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Second City Television

Second City Television or SCTV was a Canadian television sketch comedy show that presented predominately television and film parodies as part of its premise and ran in various forms and TV networks from 1976 to 1984. The players included John Candy, Joe Flaherty[?], Andrea Martin[?], Martin Short[?], Catherine O'Hara[?], Eugene Levy[?], Rick Moranis[?] and Dave Thomas[?]

The basic premise is of SCTV is the television station for the city of Melonville. Rather than broadcast the usual TV rerun fare, the business, run by the greedy Guy Cabellero who sits in a wheelchair only for effect, puts on a bizarre and humourously incompetent range of cheap local programming. This can range from a soap opera called The Days of The Week, to game shows like Shoot The Stars where celebrities are literally shot at like targets in a shooting gallery to full blown movie spoofs like Play it Again, Bob where Woody Allen tries to get Bob Hope to star in his next film.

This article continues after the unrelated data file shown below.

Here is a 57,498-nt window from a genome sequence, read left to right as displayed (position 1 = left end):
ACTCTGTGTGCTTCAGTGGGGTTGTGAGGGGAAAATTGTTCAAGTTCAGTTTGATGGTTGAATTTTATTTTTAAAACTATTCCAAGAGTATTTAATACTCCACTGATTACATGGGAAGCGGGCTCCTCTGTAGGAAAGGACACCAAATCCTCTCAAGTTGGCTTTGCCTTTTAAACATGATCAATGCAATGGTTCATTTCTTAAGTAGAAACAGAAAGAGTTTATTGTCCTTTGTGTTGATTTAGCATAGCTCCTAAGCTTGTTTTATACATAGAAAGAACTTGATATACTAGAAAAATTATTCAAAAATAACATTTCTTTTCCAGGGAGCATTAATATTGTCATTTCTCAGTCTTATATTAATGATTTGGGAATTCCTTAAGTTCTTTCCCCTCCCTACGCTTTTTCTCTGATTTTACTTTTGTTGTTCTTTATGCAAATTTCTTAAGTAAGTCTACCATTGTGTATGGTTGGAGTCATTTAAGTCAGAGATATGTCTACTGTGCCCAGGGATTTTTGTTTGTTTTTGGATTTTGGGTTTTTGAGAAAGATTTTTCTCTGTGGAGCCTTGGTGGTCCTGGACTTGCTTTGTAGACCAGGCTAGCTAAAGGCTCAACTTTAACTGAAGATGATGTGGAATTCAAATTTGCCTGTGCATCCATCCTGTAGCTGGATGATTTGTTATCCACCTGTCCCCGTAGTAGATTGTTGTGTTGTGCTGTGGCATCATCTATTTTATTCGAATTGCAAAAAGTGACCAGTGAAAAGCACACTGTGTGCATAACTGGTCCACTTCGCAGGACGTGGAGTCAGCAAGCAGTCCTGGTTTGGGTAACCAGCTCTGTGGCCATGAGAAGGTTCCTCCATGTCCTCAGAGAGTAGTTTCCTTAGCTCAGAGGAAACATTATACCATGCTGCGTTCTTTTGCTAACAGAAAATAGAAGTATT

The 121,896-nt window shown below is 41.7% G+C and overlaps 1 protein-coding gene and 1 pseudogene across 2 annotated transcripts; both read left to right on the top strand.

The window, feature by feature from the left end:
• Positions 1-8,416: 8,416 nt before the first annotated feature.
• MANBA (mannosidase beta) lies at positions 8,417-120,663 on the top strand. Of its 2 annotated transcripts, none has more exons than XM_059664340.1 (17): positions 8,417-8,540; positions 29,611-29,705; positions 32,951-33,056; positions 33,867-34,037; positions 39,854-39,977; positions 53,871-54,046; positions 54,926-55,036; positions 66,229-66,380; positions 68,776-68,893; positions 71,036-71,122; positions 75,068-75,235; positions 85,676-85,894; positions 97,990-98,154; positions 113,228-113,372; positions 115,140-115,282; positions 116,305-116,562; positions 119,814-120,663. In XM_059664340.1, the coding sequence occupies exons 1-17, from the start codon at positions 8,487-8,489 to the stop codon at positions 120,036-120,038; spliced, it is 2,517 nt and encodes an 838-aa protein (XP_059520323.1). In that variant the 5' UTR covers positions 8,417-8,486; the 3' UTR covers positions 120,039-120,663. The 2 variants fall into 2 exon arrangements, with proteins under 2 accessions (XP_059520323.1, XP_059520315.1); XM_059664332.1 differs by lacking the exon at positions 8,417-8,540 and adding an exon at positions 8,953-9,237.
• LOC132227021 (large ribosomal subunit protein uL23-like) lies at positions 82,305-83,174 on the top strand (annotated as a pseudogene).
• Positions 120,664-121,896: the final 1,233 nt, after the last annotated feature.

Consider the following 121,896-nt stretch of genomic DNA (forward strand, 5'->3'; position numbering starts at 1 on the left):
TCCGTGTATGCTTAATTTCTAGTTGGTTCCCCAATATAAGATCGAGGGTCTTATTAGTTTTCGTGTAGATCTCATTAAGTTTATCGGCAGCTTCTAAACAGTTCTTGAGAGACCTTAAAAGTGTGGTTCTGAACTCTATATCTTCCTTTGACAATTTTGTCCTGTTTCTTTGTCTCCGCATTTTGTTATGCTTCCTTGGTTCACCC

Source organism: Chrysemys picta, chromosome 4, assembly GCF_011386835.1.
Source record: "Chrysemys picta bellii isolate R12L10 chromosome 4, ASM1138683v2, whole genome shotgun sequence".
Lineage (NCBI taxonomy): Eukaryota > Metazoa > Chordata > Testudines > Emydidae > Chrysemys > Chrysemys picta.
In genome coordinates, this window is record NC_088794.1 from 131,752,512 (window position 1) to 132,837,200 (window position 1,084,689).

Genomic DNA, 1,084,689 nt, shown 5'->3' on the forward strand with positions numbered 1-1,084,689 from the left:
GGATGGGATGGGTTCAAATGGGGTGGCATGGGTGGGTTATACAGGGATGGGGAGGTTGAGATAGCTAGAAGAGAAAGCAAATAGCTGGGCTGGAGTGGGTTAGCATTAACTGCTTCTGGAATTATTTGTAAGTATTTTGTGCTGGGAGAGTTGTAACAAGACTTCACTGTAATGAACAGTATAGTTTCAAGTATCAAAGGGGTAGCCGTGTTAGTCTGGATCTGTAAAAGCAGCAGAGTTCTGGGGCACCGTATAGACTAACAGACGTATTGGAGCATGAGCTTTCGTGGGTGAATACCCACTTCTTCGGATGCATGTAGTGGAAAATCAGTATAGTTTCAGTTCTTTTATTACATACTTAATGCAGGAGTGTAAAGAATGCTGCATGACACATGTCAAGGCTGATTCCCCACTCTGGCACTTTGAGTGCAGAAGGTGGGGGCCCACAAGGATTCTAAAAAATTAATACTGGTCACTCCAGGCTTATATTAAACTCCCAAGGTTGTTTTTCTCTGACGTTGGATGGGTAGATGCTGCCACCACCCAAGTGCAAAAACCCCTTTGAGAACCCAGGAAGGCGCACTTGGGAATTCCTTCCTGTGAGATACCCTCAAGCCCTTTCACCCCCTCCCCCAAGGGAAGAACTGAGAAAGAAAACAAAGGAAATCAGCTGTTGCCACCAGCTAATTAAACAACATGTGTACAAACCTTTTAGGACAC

Ironically, the most popular sketch was intended as throwaway filler. When the show was broadcast on the Canadian Broadcasting Corporation TV network, the network heads insisted on at least 2 minutes of identifably Canadian content. Rick Moranis and Dave Thomas thought that this was a senseless demand for a Canadian TV show with a Canadian cast and crew. However, they thought they would send it up in a parody that would fill up the 2 minutes extra content time available on the show since CBC ran fewer commercial in its broadcast. What they created was The Great White North, a parody panel show that played every conceivable Canadian stereotype where two dumb beer-swilling brothers, Bob and Doug McKenzie, would give their comments about various elements of Canada as they saw it. To their shock, the comedians learned that this filler material had become the most popular part of the show and they rode the crest of a bizarre fad of popularity that produced two comedy albums and a movie, Strange Brew. The popularity soon faded, but the act is still fondly remembered by Canadians and still readily recognizable there as an beloved affectionate parody of themselves.



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